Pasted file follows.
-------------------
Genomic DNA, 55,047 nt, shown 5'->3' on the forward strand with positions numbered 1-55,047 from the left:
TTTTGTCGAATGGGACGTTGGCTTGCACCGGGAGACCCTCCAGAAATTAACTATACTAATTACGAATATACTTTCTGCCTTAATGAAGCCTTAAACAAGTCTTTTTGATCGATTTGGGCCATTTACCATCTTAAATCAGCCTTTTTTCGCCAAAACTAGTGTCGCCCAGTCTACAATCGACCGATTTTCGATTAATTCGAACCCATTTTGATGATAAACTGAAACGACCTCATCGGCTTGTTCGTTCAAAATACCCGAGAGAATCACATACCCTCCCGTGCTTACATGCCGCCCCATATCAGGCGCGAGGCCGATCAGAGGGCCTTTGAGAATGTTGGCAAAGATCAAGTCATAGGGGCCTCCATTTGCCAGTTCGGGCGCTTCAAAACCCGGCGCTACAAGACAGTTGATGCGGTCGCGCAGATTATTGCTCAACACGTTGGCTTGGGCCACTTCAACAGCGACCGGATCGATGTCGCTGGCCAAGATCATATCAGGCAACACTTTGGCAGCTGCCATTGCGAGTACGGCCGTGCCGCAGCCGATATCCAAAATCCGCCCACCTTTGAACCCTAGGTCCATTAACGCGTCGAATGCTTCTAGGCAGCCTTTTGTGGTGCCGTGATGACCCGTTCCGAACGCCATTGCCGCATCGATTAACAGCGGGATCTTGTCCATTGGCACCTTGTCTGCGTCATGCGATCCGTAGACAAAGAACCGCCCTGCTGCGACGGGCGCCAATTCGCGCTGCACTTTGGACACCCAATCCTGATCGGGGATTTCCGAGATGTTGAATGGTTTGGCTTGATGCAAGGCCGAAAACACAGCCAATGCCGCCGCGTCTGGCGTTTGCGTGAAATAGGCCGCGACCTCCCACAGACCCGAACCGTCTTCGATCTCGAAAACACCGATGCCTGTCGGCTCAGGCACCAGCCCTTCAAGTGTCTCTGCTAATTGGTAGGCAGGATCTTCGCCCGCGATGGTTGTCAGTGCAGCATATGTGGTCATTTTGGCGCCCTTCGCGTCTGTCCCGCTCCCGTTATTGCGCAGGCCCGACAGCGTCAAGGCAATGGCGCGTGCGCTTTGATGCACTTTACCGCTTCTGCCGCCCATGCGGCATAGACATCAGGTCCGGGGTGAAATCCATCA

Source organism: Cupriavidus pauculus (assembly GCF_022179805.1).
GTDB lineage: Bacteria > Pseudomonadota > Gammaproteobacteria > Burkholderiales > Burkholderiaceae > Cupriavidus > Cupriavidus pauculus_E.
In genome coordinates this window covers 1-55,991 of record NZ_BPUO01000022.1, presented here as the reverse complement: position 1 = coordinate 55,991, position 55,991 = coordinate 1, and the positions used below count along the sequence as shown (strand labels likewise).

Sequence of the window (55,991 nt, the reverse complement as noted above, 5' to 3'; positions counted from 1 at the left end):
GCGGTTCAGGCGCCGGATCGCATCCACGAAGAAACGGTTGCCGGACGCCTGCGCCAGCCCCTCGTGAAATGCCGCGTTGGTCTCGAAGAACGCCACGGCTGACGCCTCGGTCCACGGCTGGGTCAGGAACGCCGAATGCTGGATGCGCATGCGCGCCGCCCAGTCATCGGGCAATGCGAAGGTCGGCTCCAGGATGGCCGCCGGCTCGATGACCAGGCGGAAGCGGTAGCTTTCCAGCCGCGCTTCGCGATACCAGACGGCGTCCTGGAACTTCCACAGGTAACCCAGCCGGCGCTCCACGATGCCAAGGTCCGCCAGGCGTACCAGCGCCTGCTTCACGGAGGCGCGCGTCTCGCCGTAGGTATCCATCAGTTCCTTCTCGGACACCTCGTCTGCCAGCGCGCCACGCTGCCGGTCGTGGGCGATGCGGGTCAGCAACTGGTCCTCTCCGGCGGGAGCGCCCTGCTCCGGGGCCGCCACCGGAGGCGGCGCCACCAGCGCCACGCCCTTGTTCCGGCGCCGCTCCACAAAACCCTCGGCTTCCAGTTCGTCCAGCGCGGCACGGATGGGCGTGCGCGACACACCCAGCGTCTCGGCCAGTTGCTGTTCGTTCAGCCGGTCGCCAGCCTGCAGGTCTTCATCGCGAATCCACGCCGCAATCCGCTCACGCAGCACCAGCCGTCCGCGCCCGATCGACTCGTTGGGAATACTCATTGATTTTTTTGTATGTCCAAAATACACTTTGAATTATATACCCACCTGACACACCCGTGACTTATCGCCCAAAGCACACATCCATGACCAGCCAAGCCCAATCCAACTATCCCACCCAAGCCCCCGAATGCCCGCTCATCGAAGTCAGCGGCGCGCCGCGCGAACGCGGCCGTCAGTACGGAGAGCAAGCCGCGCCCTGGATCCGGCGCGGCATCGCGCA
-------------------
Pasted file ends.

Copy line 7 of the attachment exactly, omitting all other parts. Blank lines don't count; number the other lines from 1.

GCGGTTCAGGCGCCGGATCGCATCCACGAAGAAACGGTTGCCGGACGCCTGCGCCAGCCCCTCGTGAAATGCCGCGTTGGTCTCGAAGAACGCCACGGCTGACGCCTCGGTCCACGGCTGGGTCAGGAACGCCGAATGCTGGATGCGCATGCGCGCCGCCCAGTCATCGGGCAATGCGAAGGTCGGCTCCAGGATGGCCGCCGGCTCGATGACCAGGCGGAAGCGGTAGCTTTCCAGCCGCGCTTCGCGATACCAGACGGCGTCCTGGAACTTCCACAGGTAACCCAGCCGGCGCTCCACGATGCCAAGGTCCGCCAGGCGTACCAGCGCCTGCTTCACGGAGGCGCGCGTCTCGCCGTAGGTATCCATCAGTTCCTTCTCGGACACCTCGTCTGCCAGCGCGCCACGCTGCCGGTCGTGGGCGATGCGGGTCAGCAACTGGTCCTCTCCGGCGGGAGCGCCCTGCTCCGGGGCCGCCACCGGAGGCGGCGCCACCAGCGCCACGCCCTTGTTCCGGCGCCGCTCCACAAAACCCTCGGCTTCCAGTTCGTCCAGCGCGGCACGGATGGGCGTGCGCGACACACCCAGCGTCTCGGCCAGTTGCTGTTCGTTCAGCCGGTCGCCAGCCTGCAGGTCTTCATCGCGAATCCACGCCGCAATCCGCTCACGCAGCACCAGCCGTCCGCGCCCGATCGACTCGTTGGGAATACTCATTGATTTTTTTGTATGTCCAAAATACACTTTGAATTATATACCCACCTGACACACCCGTGACTTATCGCCCAAAGCACACATCCATGACCAGCCAAGCCCAATCCAACTATCCCACCCAAGCCCCCGAATGCCCGCTCATCGAAGTCAGCGGCGCGCCGCGCGAACGCGGCCGTCAGTACGGAGAGCAAGCCGCGCCCTGGATCCGGCGCGGCATCGCGCA